German construction workers recently unearthed a strange package near Cologne, a major Rhine River city. Carefully extracting the neatly emplaced package, they found it was a secret communications radio. With a range of 750 miles, it could reach presumed Soviet spy managers, since the device is believed to be dated from the Cold War. Or not.

Don’t Take Safety from Spies for Granted

We live in a strange new world since the bipolar Cold War days. We find not only our former Cold War adversaries being spied upon by Russia, but also the identities of the alleged Russian spies are identified by a previously unheard of method. We discover that revelations of Russian ulterior activities in Ukraine and the Czech Republic come not from secretive national intelligence agencies, but private amateur investigative companies. We discover, as in one recent revelation, which reveals how presumably Russia sent saboteurs to blow up a Czech Republic munitions factory in Ostrava. We find direct evidence that such happened not from our own government, but from a private online investigative company known as Bellingcat. This collective of private researchers has identified six Russian activists present in the Czech Republic during the time of the explosion. Two of the identified are said to be the same members of a special Russian unit which previous reports placed near the poisoning of the defector, former Soviet and now relocated spy Sergei Skripal. Growing espionage throughout Europe is being blamed on a host of recent expulsions from capitals there. Spies take up the slack where official exchanges cannot produce needed answers. What this tells cleared personnel today is that safety from actual human spies is nothing to take for granted.

Making Travel Plans and Watching for Espionage

Slowly but surely, travel is about to be reopened to major countries of the world. Whether sooner or later, however, we must plan and plan well, based on current security related realities. We’ve discussed various aspects of pre-travel briefings, so let’s reconsider modern types of espionage to avoid once we can go abroad again.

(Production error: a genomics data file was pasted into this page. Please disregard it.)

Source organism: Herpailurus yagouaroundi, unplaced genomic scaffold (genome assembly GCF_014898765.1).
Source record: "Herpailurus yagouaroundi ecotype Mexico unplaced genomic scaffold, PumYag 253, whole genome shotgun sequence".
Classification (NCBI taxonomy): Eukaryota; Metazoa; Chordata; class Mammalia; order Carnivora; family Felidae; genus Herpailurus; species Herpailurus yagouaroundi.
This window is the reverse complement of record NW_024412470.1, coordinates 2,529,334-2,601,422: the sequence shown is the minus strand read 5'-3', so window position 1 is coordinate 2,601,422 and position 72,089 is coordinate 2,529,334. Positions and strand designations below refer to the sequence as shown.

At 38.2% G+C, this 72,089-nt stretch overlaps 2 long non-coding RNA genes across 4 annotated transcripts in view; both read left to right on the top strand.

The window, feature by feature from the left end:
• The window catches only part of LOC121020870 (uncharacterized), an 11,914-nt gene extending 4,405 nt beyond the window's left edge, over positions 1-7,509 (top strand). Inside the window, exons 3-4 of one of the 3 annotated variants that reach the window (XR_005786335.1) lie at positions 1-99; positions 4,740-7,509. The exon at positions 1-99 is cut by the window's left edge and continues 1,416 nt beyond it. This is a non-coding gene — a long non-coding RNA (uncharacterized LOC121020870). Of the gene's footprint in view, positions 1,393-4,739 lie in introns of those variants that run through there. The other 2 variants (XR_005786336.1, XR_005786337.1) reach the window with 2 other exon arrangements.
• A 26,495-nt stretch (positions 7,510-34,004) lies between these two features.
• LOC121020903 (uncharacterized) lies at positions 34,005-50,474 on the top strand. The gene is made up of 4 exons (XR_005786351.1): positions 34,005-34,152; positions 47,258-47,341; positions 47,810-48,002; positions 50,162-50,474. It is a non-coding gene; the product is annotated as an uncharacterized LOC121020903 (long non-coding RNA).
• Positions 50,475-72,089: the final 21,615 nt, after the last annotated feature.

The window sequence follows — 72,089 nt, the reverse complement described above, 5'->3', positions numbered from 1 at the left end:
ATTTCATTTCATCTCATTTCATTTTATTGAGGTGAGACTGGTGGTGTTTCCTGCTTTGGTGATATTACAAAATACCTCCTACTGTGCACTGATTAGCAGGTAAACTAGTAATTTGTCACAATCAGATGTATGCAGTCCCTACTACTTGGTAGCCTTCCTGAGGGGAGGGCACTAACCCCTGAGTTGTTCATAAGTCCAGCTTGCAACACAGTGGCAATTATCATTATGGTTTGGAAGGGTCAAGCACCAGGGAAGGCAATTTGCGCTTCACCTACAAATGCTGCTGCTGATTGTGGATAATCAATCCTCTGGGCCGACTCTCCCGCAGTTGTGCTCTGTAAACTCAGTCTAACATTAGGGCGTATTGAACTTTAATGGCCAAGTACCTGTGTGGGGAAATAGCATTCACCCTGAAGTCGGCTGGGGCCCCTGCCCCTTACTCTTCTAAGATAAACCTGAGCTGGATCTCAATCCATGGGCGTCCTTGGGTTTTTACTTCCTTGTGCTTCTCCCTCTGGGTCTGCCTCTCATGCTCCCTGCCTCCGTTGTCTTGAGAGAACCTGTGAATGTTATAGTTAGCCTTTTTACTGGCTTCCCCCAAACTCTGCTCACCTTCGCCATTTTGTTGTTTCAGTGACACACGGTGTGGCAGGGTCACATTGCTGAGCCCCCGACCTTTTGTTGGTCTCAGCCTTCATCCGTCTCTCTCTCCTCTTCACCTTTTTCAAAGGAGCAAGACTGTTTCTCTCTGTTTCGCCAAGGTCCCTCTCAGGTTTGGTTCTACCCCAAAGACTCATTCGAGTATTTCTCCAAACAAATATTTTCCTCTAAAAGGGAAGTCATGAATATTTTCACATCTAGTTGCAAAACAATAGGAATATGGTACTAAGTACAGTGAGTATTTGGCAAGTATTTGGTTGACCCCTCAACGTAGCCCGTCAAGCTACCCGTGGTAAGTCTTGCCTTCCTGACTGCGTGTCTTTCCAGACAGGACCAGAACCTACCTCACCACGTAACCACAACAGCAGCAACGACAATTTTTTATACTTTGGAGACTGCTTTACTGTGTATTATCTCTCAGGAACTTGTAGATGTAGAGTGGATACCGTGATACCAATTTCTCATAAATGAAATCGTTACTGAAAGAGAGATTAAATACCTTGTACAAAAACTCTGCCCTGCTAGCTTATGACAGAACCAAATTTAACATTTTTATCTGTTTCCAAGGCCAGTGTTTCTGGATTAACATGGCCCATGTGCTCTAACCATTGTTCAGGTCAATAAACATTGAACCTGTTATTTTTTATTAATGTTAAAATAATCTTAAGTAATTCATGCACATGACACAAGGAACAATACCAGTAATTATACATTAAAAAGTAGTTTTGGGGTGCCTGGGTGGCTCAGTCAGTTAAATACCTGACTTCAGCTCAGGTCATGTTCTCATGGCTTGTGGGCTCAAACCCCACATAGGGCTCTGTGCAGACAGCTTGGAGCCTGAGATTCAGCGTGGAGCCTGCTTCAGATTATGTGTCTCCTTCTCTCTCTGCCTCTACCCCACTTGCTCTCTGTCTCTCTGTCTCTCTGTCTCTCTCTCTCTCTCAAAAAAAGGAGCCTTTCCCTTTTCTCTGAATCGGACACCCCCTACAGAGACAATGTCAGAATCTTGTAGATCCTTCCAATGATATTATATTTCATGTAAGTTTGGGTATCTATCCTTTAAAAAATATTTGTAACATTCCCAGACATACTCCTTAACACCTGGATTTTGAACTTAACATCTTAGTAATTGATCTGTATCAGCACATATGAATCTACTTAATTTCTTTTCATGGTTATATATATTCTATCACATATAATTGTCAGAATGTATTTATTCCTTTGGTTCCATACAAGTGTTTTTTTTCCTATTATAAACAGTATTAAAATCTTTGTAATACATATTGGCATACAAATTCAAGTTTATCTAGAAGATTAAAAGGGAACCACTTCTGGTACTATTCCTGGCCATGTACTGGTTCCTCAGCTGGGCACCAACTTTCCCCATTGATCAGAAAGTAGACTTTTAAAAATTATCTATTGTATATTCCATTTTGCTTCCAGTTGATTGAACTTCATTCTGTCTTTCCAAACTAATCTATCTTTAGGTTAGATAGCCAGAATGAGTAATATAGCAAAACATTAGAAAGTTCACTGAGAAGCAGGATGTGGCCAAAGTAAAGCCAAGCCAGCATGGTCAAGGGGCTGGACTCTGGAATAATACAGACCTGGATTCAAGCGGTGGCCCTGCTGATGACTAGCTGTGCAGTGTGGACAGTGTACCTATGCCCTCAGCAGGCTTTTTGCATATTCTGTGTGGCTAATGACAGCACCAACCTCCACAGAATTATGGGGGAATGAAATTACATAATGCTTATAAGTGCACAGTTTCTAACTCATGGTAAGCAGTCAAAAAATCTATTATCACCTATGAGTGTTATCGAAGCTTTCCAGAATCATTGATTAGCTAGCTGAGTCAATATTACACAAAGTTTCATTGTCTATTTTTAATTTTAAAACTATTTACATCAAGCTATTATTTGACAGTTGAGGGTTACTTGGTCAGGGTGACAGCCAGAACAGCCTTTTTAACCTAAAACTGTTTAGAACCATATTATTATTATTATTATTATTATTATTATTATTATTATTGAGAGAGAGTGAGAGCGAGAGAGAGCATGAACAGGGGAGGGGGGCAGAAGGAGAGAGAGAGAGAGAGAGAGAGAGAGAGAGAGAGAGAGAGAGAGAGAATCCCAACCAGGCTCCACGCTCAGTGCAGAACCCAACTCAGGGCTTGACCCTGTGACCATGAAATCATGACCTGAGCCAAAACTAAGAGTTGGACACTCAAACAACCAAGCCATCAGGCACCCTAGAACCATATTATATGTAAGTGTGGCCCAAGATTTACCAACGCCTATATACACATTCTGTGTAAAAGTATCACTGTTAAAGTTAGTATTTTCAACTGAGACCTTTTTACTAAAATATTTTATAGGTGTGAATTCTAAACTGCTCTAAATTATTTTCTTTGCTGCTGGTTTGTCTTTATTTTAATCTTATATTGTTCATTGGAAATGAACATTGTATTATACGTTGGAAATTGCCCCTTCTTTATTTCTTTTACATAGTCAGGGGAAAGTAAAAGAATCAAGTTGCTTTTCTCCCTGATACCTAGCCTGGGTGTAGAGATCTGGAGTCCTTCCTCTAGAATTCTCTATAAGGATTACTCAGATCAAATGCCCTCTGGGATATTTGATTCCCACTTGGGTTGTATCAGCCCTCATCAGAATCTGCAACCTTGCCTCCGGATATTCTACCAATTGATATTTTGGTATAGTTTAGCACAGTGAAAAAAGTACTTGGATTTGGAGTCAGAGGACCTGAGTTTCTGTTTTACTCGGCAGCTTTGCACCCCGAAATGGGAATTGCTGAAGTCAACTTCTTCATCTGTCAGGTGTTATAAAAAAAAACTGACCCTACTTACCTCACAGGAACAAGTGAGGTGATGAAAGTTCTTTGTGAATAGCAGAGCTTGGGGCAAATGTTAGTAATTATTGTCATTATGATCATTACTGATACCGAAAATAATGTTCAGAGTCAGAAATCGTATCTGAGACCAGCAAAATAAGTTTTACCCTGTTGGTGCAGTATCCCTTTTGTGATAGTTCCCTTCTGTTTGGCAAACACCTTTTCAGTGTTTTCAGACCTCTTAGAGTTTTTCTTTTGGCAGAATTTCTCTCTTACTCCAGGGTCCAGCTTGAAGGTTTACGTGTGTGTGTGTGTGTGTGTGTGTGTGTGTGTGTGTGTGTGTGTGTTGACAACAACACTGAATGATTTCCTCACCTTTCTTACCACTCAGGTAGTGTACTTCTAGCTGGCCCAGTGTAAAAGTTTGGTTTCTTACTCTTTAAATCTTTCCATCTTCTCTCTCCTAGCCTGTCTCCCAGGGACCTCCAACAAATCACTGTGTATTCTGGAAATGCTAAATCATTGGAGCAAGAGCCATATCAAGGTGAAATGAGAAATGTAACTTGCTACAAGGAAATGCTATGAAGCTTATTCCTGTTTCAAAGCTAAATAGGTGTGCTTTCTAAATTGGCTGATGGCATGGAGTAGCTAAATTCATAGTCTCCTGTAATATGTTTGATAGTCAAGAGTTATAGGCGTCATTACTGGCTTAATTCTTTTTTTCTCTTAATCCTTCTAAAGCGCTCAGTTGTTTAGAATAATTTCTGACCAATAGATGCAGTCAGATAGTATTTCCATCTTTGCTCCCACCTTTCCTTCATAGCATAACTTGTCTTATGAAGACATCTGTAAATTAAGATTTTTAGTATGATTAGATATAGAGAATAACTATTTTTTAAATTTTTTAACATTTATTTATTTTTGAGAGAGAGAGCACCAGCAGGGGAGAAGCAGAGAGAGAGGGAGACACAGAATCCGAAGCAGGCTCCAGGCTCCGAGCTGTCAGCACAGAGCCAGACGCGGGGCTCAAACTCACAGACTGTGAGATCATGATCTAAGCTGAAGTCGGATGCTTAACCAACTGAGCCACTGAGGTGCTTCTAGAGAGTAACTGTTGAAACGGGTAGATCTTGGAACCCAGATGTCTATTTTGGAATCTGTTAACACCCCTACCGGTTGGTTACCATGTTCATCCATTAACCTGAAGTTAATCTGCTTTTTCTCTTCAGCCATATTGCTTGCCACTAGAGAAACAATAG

A difficult truism is we like to battle what we know. Our world is literally a beehive of computer threats. We know how we should react for the most part at the personal level. We trust that our technical experts will protect our systems from extremely skilled hackers. But what about when we travel? Here we aren’t speaking only of foreign travel, but any business or pleasure trip which takes us out of the office. Notice I include home here as well.

The threat is real

One concern expressed by security professionals is the general inability of their employees to believe the modern world has a threat from human spies at all. Many cleared personnel grasp there is a computer threat, and take measures to protect themselves. Again, this is because we have a general awareness of all things computer related. But who can actually believe that nation states will risk exposure if an actual spy is captured? It was not chance that led our government to expel almost a dozen spies who were sent here by Russia. These ‘sleepers’, spies not associated with official cover at embassies and consulates, were sent here to be ‘Americans’. Their job was to live as real American citizens, getting jobs in critical agencies. With these jobs, they would be in a position to find direct access to our secrets and national security concerns. No longer do we only fear the ‘purloined secret plans’. Rather, influence operators are there to develop friendships, to get good jobs, the better to retrieve classified information or identify critical trends. More specifically, they can influence the flow of events to the favor of the county they truly serve; it is not America. Let’s not forget the young female agent sent by Russia as a ‘guns-rights’ advocate. Her goal was to determine goals and influence a major organization in modern American society. We hear of Chinese employees departing the United States, only to be stopped by the FBI at the airport because they stole classified documents from their employer. Indeed, we wonder how some computers, which have not only a firewall but are free-standing, without a link to the internet, can be compromised. How indeed.

Know What to Report

With dozens of new methods available for contacting Americans with access to classified information, espionage agencies don’t have half the difficulty they once had. Travel, after the pandemic, will be easier. Social functions are going to be enthusiastically sought at every plane of community interaction. Conferences will become a target again for prowling collectors from abroad. Indeed, as we’ve seen in a couple or recently developed cases, the opposite is true too. Some of our scientists and professors have been lured to present at conferences and courses where their knowledge of classified data was mined by the ‘sponsor’ of his grant or scholarship. Spies can be behind the sponsorship of conferences, too. We’ll discuss all of these venues and their problematic concerns as time goes by. Until then, be sure you have in place a known program on what to report, to whom, and to keep these reports confidential. Plan now because travel will come sooner than you think.


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John William Davis was commissioned an artillery officer and served as a counterintelligence officer and linguist. Thereafter he was counterintelligence officer for Space and Missile Defense Command, instructing the threat portion of the Department of the Army's Operations Security Course. Upon retirement, he wrote of his experiences in Rainy Street Stories.